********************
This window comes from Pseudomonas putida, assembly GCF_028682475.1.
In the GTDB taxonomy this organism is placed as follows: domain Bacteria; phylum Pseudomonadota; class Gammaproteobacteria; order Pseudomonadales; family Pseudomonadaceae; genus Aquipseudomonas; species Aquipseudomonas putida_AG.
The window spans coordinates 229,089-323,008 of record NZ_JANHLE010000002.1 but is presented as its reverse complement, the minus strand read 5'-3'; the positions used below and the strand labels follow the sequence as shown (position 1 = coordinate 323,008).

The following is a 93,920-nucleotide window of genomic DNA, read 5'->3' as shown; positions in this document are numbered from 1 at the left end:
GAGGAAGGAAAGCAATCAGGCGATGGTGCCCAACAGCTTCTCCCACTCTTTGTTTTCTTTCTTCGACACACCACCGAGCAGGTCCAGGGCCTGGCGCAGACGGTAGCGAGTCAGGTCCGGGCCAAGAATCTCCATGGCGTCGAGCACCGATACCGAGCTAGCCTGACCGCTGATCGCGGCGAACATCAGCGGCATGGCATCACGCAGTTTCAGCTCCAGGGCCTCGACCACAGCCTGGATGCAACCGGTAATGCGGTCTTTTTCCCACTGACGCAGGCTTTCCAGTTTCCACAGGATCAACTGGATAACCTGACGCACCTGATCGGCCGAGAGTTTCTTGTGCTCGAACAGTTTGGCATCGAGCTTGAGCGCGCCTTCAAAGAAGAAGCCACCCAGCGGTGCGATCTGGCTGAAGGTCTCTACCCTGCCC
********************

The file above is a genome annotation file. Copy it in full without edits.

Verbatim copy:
This window comes from Pseudomonas putida, assembly GCF_028682475.1.
In the GTDB taxonomy this organism is placed as follows: domain Bacteria; phylum Pseudomonadota; class Gammaproteobacteria; order Pseudomonadales; family Pseudomonadaceae; genus Aquipseudomonas; species Aquipseudomonas putida_AG.
The window spans coordinates 229,089-323,008 of record NZ_JANHLE010000002.1 but is presented as its reverse complement, the minus strand read 5'-3'; the positions used below and the strand labels follow the sequence as shown (position 1 = coordinate 323,008).

The following is a 93,920-nucleotide window of genomic DNA, read 5'->3' as shown; positions in this document are numbered from 1 at the left end:
GAGGAAGGAAAGCAATCAGGCGATGGTGCCCAACAGCTTCTCCCACTCTTTGTTTTCTTTCTTCGACACACCACCGAGCAGGTCCAGGGCCTGGCGCAGACGGTAGCGAGTCAGGTCCGGGCCAAGAATCTCCATGGCGTCGAGCACCGATACCGAGCTAGCCTGACCGCTGATCGCGGCGAACATCAGCGGCATGGCATCACGCAGTTTCAGCTCCAGGGCCTCGACCACAGCCTGGATGCAACCGGTAATGCGGTCTTTTTCCCACTGACGCAGGCTTTCCAGTTTCCACAGGATCAACTGGATAACCTGACGCACCTGATCGGCCGAGAGTTTCTTGTGCTCGAACAGTTTGGCATCGAGCTTGAGCGCGCCTTCAAAGAAGAAGCCACCCAGCGGTGCGATCTGGCTGAAGGTCTCTACCCTGCCC